A Historical and Systematic Survey of European Perceptions of Wilderness
This paper develops a historical and systematic typology of perceptions of wilderness that exist in contemporary western European cultures. After describing notions of wilderness associated with worldviews that emerged during the Enlightenment period (theological, early Enlightenment, liberalism, democratism) and as a critical response to it (Rousseauism, early Romanticism, English and German conservatism), we outline four recent transformations of these traditional notions of wilderness: wilderness as an ecological object, as a place of nature's self-reassertion, as a place of thrill and as a sphere of amorality and meaninglessness. In our conclusion, we suggest what practical relevance arises from such a nuanced understanding of the inherently ambiguous concept of wilderness.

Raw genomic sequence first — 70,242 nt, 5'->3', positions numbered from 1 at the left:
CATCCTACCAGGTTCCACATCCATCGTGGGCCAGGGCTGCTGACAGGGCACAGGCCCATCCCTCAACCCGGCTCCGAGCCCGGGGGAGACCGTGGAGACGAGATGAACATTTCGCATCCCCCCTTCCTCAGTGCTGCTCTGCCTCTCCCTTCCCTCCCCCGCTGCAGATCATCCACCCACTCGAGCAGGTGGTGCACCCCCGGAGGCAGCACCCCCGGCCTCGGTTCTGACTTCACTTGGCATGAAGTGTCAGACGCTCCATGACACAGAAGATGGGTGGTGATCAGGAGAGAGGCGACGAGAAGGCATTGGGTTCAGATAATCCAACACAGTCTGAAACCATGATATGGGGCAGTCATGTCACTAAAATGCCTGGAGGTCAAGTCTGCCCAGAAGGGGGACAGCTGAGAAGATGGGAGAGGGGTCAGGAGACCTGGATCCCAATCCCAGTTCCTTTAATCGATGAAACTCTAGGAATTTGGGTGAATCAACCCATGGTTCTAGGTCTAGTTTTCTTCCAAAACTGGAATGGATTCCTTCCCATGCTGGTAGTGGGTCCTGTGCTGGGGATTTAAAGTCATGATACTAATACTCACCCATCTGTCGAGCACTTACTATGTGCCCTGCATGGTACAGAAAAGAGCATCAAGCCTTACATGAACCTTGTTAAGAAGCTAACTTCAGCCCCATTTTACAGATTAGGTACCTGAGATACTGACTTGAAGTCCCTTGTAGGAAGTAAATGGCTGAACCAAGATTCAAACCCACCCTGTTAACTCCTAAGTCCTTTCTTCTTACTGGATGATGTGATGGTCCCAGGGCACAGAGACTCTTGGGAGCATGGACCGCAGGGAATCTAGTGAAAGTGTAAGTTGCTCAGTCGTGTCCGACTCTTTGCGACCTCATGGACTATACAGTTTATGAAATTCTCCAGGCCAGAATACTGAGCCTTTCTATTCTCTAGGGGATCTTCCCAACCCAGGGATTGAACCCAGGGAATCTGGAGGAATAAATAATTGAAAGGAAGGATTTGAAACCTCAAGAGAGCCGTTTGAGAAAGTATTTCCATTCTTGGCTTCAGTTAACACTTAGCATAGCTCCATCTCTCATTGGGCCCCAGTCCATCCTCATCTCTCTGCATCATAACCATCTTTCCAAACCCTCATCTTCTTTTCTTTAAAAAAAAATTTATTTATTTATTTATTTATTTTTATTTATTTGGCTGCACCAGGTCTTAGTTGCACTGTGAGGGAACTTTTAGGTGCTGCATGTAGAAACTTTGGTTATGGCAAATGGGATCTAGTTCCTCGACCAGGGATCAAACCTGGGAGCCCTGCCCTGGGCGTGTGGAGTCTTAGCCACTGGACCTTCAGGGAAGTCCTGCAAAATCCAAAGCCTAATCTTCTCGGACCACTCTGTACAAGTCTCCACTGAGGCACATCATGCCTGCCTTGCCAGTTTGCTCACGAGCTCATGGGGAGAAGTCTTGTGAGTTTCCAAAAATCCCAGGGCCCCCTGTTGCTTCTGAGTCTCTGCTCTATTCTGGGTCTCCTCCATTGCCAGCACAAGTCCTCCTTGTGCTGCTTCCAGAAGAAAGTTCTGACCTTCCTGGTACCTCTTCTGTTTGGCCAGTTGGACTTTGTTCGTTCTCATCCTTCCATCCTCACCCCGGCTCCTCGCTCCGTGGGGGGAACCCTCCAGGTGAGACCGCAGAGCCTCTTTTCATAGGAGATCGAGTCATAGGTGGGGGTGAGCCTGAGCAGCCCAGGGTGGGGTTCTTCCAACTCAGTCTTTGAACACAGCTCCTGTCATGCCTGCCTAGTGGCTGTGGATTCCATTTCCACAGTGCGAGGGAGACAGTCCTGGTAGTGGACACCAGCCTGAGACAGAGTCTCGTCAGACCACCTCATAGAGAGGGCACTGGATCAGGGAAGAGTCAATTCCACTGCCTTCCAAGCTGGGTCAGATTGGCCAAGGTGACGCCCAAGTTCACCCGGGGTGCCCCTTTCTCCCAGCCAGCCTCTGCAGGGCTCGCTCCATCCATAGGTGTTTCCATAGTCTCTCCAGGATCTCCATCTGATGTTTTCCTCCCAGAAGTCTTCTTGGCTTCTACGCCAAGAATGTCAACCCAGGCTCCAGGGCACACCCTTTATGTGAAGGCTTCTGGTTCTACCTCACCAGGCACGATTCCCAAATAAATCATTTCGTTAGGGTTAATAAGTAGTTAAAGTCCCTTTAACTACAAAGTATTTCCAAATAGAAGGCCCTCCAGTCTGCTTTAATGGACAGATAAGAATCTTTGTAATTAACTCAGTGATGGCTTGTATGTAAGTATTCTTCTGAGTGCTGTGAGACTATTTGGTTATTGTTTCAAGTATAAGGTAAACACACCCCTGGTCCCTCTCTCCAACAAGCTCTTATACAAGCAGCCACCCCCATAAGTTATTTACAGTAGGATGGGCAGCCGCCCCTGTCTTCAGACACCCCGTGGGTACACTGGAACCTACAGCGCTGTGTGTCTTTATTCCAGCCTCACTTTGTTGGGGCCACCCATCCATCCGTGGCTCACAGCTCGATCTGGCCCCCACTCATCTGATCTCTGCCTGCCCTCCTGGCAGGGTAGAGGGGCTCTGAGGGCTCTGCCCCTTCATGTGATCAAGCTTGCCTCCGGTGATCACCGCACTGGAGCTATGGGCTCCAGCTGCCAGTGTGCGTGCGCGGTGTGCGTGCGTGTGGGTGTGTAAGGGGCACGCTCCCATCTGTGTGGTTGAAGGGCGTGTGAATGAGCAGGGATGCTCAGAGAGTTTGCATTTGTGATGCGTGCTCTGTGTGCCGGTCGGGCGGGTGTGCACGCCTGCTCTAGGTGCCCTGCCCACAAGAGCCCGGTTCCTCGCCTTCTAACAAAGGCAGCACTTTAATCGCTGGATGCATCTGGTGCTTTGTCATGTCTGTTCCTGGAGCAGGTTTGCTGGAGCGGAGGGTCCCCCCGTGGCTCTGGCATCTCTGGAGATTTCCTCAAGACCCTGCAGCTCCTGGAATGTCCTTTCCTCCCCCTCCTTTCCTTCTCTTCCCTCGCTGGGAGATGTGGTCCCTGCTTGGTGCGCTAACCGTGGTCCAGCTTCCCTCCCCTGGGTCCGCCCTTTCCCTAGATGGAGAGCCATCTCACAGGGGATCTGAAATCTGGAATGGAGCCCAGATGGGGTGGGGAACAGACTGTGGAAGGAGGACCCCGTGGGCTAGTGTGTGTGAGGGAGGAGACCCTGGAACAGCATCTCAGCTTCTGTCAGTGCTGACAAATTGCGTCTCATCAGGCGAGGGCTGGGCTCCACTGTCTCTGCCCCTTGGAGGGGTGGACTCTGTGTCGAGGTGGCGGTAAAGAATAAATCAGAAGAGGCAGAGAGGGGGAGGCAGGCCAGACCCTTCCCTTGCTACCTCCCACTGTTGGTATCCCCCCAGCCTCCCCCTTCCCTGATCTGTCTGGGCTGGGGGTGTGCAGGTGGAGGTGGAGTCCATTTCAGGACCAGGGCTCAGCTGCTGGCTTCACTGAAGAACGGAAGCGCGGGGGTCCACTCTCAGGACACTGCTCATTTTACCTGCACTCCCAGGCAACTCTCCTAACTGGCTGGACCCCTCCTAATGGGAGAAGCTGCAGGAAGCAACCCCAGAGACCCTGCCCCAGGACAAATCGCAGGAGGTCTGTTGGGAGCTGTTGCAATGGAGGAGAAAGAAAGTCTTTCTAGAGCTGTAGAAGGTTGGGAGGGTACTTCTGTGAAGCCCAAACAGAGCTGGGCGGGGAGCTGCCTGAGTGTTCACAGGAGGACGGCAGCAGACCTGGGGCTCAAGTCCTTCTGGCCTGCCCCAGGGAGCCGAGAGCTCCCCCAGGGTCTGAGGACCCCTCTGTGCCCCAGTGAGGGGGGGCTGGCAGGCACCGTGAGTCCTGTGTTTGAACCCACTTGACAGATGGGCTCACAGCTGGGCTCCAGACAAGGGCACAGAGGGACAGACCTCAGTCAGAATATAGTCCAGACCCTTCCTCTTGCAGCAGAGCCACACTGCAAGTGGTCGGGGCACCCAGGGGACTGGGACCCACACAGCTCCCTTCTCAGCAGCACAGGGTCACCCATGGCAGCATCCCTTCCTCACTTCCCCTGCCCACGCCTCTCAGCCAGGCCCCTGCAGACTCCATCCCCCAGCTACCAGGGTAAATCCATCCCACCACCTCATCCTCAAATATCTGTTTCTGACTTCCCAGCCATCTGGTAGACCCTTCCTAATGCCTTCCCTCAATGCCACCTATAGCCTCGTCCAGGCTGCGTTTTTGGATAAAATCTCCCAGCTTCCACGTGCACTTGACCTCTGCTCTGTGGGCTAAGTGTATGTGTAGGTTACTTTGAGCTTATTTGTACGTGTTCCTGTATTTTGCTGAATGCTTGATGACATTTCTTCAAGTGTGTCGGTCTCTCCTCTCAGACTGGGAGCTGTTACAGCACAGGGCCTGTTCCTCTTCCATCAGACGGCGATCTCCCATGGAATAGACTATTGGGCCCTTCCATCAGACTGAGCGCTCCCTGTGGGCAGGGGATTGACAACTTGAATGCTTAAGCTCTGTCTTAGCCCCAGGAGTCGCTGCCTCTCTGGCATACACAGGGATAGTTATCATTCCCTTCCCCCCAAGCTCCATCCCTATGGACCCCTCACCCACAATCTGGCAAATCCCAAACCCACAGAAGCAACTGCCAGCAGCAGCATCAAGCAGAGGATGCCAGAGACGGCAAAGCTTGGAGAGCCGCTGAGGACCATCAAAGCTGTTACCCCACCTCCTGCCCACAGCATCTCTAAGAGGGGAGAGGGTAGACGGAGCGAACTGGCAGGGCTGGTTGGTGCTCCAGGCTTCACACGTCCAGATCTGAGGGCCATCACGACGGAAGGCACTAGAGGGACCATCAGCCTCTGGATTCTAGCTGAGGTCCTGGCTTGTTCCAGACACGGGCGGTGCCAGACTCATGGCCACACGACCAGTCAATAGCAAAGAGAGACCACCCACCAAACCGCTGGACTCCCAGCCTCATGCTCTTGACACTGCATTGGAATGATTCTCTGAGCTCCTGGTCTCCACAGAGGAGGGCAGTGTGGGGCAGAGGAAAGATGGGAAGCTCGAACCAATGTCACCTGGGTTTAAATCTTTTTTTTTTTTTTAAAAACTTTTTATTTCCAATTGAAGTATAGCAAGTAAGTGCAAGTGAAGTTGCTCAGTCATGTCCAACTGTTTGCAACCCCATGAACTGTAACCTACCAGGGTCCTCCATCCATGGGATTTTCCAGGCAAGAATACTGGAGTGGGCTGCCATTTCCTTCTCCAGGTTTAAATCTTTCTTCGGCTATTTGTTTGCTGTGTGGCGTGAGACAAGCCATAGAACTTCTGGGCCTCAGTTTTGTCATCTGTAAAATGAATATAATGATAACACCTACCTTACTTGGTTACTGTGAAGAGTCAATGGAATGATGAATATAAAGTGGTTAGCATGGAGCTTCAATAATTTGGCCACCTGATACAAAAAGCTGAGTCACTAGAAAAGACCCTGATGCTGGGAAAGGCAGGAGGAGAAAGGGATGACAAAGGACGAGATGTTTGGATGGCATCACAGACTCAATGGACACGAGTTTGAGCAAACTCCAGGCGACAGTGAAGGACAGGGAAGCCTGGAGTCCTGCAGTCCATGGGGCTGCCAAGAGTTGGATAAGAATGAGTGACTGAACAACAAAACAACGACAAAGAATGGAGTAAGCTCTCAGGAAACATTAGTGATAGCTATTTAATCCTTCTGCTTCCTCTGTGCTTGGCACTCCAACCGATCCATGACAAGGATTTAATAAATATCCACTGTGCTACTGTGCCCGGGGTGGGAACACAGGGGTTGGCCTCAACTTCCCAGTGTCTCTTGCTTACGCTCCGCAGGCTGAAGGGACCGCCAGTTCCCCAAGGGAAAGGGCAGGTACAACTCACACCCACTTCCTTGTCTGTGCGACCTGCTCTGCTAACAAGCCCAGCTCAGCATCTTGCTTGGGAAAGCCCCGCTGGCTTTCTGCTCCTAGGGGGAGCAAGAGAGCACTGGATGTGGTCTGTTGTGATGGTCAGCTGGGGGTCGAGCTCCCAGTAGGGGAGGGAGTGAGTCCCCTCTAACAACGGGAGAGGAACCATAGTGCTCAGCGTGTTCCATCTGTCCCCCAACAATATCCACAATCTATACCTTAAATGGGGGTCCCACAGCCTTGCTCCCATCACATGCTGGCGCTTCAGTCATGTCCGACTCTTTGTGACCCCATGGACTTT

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Document Type: Research Article
Publication date: August 1, 2014
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- Environmental Values is an international peer-reviewed journal that brings together contributions from philosophy, economics, politics, sociology, geography, anthropology, ecology and other disciplines, which relate to the present and future environment of human beings and other species. In doing so we aim to clarify the relationship between practical policy issues and more fundamental underlying principles or assumptions.
Environmental Values has a Journal Impact Factor (2018) of 1.933. 5 Year Impact Factor: 2.493.
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